Bologna’s Addresses


I first wrote about Bologna, the city itself, separately right here. But it wouldn’t be me if I omitted the ‘guide’ part… so, treat yourself this Monday afternoon with the five addresses from the hometown of Bolognese sauce. And take a pen to write down those places, just in case you’re planning your August trip there.

Drogheria Della Rosa

In my humble opinion, that’s the best restaurant in Bologna. Located in a former pharmacy, the food here is quintessentially Italian and feels like made by your grandma from Bologna whose existence was unknown to you for all these years. Yes, it’s that good. It’s highly recommended to make a reservation.

Via Cartoleria 10

L’Inde Le Palais Donna & Uomo

Céline, Gucci, Dries Van Noten and Magda Butrym in the fanciest, palazzo-like interiors. Very lovely customer care. And a truly unique selection of womenswear and menswear, which was quite unexpected – most luxury multibrands in Italy sell precisely the SAME stuff, from the same labels. Here you can notice the presence of a risk-taking buyer.

 Via de’ Foscherari 19/C and Via de’ Musei 6

Camera Con Vista

Although the opulent interior with Roman statues and few chandeliers might suggest old, good Italian cuisine, Camera Con Vista surprises with its signature, Asian additions to nearly every dish. If you feel like you want to slightly change the culinary repertoire, make sure to try this place out. Book in advance.

Via Santo Stefano 14/2a

Ratti & Folli Follie

That’s another luxury multibrand in Bologna, with an equally charming selection of brands – Simone Rocha and Calvin Klein are here, just to name a few. Fashion in Bologna loves a major interior. While the menswear part, Ratti, is cosmic-industrial, women’s Folli Follie is a multi-storey, XXL wardrobe where it’s easy to get lost while looking for a Balenciaga goodie (that’s probably on a heavy discount, by the way).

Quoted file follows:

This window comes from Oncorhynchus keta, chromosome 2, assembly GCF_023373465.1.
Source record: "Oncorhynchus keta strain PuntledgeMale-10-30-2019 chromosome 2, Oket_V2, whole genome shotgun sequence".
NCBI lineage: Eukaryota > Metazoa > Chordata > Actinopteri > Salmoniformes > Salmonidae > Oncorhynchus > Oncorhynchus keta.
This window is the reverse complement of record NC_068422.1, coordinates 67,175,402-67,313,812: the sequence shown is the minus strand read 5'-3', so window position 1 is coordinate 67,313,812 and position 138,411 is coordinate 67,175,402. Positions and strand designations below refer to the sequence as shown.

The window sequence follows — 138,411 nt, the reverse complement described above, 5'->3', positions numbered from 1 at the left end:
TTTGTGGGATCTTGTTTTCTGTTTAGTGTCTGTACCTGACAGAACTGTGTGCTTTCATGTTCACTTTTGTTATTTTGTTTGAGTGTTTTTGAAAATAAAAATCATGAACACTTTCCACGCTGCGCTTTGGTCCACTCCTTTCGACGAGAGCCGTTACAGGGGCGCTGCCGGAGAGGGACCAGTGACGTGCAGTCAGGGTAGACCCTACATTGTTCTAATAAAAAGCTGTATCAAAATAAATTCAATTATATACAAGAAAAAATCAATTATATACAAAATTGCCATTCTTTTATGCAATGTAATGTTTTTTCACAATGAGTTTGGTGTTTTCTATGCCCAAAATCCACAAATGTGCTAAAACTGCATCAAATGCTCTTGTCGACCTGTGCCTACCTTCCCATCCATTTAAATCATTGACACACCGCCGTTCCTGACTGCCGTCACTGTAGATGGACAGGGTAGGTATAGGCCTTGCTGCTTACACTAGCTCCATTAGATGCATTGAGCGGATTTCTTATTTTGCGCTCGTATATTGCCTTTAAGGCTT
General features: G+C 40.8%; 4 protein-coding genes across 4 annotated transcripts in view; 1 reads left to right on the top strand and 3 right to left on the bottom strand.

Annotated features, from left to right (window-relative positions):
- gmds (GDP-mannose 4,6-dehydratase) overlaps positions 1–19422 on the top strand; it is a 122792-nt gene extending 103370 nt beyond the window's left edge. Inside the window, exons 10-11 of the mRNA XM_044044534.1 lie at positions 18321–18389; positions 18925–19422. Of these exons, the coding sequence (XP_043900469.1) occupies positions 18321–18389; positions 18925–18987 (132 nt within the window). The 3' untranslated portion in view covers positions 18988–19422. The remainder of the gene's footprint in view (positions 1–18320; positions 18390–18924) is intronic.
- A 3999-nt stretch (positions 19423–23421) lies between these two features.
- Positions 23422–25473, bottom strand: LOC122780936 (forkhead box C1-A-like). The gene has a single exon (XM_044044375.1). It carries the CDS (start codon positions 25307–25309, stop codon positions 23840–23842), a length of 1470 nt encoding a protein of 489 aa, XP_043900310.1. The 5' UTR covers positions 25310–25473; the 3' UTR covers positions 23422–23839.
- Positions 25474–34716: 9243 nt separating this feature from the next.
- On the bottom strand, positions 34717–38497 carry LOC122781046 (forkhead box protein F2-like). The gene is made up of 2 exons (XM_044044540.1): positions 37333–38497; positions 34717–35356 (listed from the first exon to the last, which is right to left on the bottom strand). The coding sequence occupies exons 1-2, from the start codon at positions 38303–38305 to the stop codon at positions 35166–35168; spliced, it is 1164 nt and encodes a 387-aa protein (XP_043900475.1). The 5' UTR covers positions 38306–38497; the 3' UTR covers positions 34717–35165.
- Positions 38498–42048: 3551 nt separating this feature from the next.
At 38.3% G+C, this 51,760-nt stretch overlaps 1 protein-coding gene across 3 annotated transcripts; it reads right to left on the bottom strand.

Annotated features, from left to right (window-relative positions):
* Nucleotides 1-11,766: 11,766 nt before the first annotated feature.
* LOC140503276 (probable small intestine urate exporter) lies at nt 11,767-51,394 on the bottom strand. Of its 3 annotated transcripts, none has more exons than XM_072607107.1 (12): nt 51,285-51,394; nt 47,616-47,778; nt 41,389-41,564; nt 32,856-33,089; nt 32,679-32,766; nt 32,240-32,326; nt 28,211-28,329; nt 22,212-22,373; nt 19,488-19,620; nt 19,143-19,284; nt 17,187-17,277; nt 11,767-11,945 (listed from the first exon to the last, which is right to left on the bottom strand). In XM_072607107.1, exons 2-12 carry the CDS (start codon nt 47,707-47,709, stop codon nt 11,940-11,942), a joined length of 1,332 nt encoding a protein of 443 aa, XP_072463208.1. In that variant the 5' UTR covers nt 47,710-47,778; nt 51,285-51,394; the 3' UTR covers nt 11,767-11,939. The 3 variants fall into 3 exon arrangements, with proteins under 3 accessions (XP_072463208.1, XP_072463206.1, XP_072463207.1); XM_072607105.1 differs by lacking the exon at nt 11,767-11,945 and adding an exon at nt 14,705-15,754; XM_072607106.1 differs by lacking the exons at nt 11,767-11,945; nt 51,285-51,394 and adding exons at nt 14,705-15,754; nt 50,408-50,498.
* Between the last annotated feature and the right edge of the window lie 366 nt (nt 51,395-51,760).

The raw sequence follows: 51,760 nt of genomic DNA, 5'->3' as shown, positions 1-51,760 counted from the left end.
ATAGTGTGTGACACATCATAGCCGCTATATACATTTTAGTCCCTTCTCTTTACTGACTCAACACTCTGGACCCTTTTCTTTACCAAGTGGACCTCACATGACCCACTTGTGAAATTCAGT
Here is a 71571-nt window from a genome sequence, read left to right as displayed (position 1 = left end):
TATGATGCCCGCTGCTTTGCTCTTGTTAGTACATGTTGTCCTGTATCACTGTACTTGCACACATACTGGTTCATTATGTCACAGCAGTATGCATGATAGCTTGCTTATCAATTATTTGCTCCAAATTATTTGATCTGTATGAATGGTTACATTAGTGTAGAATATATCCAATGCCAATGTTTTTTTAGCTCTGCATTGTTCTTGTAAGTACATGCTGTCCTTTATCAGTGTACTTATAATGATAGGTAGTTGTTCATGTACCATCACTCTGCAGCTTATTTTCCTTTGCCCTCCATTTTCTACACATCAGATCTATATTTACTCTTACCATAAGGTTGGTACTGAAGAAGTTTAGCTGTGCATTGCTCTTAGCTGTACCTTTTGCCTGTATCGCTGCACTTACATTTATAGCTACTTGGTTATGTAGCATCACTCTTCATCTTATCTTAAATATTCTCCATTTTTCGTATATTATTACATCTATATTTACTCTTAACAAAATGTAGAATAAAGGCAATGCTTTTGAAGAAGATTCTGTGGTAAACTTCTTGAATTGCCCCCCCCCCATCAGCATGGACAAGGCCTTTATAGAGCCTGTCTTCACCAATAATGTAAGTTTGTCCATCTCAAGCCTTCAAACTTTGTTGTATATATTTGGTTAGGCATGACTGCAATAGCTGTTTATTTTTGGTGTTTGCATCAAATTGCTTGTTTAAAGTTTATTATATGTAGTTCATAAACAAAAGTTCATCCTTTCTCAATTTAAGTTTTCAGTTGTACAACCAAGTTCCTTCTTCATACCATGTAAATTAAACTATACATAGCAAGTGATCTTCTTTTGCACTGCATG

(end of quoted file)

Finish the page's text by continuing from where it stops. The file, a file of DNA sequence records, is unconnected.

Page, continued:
Via Clavature 15


Casa Minghetti

Groovy spot for an evening appetizer and drink. But rather a pre-spot to go just before dinner.

Piazza Minghetti, 1A


That’s the last post regarding my road trip to Italy. See the newly updated ‘Places‘ page to find all of my beloved addresses in Genoa, Portofino, Parma and Bologna!

Bologna – Not Just Bolognese


Before, when I heard about Bologna, I instantly thought about food. Maybe because Bologna’s cuisine is said to be the best in the entire Europe – and not just because of the Bolognese sauce (by the way, the locals don’t use that name – they call it simply ‘pasta with ragu’). But visiting Bologna made me realise how beautiful this city is, not just from the taste buds’ aspect. The old city centre is filled with remains of its medieval history: countless towers, palaces, churches and brick facades. The San Petronio Church is especially stunning, with its marble floors and neck-breaking ceiling heights. Make sure to visit Palazzo dell’Archiginnasio, contructed back in 1563. There, you will find the all-wooden Teatro Anatomico, so the place where the human corpses were dissected in front of the medical students for educational matters the first time in history (note that Bologna is the city of some of the oldest universities in the world). In the same building, there’s the mind-blowing library, mostly closed for the tourists. But still, the view of it from behind the see-through doors is quite something. Also, we went to Pinacoteca Nazionale, the ‘richest’ museum in Bologna – but it was quite a disappointment. It served as a good starting point for the long walk back to the centre. When you’re in Bologna, take your time to ‘get lost’ in the streets of this magnificent, red city – or else you won’t really feel it

I will post my favourite addresses in Bologna soon!

All photos by Edward Kanarecki.

Parma’s Addresses


Parma (about which I wrote a separate post here) is a place where you can buy both, a pair of linen pants tailored by a small Italian family brand, and a jet-set era Gucci bag. And, while shopping, make sure to meet and talk to the local sellers and shopkeepers, who truly adore fashion and truly live their chic, Italian style. But also, Parma has this secret (to tourists, at least!) spot where you can dine in front of a church as if you lived in a Fellini film. Scroll down to discover my favourite addresses in the city, that isn’t just ham and Parmesan cheese.